“What I will say, however, is that trust in law enforcement is essential to a free and safe society. At Concordia Parish Sheriff’s Office, the main priority of my administration is safety for all residents. I have proven on multiple occasions that the abuse of civilians nor law enforcement officers will be tolerated.
“Proper supervision of and extensive training for my staff are crucial in establishing trust with the people we work for, the residents of Concordia Parish. It is important to me that my staff receive training that focuses on public health safety and violence prevention on a regular basis,” Hedrick said. “I will continue to do everything in my power to protect and serve each and every resident of Concordia Parish.”
Adams County Sheriff Travis Patten
Patten provided his thoughts on the Nichols incident on social media Friday evening.
“My heart hurts for the Nichols family, the Memphis community and the good officers that I believe are in that community who had no part in this,” Patten wrote. “This country cannot take seeing another grown man, and in this case an African American man, cry for mama as his life is brutally being taken by those who took an oath to serve and protect.”
Patten posted his reaction at about 10 p.m. Friday. Patten is in Glynco, Georgia, at a Department of Homeland Security Leadership Academy and because of that training, did not see the video when it was first released.
“There are good officers out there who have a duty to act when someone’s life is in danger and this includes when the perpetrator is one of their own. As law enforcement officers, we have to stand up and police our own. Law enforcement executives have to rid their respective agencies and law enforcement period of these bad apples if we have any hope of having trusted relationships with the communities we serve,” Patten said.
He said he commends the leadership on all levels in Memphis for taking swift action and being transparent with the world in the investigation into Nichols’ death.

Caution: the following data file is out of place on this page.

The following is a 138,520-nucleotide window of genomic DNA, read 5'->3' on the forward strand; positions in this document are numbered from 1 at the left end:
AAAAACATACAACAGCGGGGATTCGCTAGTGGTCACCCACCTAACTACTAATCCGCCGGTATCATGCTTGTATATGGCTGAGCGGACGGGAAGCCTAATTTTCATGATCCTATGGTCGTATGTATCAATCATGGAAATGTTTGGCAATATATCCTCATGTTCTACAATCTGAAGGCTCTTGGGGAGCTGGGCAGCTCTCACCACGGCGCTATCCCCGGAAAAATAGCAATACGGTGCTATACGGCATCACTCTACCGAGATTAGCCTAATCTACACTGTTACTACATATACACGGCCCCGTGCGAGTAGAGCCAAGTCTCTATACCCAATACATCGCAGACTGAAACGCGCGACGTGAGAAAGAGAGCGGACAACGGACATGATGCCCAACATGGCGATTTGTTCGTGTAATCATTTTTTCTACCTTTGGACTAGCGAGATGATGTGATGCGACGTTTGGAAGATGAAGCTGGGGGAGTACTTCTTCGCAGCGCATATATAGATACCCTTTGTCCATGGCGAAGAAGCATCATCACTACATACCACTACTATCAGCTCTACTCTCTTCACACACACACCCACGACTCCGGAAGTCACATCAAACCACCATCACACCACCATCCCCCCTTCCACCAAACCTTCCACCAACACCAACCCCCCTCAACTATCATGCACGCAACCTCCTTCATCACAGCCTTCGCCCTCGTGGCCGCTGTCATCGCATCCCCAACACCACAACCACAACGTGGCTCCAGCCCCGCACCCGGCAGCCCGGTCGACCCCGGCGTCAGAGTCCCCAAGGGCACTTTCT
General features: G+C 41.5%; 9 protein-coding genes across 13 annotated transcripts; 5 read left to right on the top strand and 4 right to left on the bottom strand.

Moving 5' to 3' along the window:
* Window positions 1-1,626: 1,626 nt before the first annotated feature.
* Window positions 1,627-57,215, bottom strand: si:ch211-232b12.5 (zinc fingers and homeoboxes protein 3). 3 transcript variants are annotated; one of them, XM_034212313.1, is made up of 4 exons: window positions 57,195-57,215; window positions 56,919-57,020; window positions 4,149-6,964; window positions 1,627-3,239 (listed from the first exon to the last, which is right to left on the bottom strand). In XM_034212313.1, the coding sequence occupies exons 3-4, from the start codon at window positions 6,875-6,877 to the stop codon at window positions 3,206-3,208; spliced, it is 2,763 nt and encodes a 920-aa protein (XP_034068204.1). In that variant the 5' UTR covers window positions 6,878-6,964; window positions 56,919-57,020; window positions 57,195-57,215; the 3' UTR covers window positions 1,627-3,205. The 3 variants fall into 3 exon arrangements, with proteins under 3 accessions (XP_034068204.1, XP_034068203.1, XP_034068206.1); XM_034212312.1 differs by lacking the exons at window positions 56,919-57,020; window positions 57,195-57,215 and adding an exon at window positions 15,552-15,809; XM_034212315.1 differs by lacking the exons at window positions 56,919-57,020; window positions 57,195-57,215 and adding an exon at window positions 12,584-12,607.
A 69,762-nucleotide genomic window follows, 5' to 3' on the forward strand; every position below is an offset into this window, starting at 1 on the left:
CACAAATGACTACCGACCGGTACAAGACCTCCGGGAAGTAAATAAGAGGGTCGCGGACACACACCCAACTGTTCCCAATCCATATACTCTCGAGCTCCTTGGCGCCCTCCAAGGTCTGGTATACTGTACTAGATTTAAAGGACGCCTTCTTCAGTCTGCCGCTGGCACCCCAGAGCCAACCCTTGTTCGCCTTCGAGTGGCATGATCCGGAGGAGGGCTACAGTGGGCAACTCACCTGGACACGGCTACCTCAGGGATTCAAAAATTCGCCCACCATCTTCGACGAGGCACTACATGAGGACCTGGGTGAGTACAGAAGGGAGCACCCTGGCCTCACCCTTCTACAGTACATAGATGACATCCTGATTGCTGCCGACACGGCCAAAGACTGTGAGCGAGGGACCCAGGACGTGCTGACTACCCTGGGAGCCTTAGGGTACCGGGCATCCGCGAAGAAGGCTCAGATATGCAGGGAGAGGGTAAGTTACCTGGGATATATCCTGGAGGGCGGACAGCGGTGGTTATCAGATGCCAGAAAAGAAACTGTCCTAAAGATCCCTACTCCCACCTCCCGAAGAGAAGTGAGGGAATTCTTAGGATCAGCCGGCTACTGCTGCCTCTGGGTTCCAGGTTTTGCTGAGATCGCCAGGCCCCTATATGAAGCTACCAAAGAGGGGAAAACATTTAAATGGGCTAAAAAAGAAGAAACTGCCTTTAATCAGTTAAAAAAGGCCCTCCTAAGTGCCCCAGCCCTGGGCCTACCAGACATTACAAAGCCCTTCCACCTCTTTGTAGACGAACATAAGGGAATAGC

“We need more of that in order to heal the pain of communities ripped apart by disgusting acts like this. We are better than this and it is past time for us to show it while holding those accountable who don’t.”
Ferriday Police Chief Sam King
Ferriday Police Chief Sam King said he has watched all of the video released of the incident by the Memphis Police Department and his first reactions were “sad and disgusted,” he said.
“I think, first and foremost, we are saddened that the family and this gentlemen had to go through that, had to experience that pain,” King said. “You have to understand it’s usually a very small percentage of officers we need to look at very closely. The majority we have are good officers.
“We weed out what I call bad apples by getting to know your people, staying in communication with them. You get to know their personality and who they are, and you train them,” he said.
Every officer in a department should be empowered to “hit the stop button,” King said.
“You train you officers by going through different scenarios and making sure they know when they’ve reached their limit. I call it the stop button. They should be able to recognize when to stop. And everybody, even the lowest man on the Totem pole, should be empowered to say, ‘That’s enough,’ ”
Public trust is crucial to public safety, King said.
“I hope that our communities know their police officers, and you get to know your community through more interaction. That builds public trust. It’s our job to figure out how to reach and get to know our community, whether that’s through town meetings, or cookouts or toy drives. You have to have community involvement,” he said.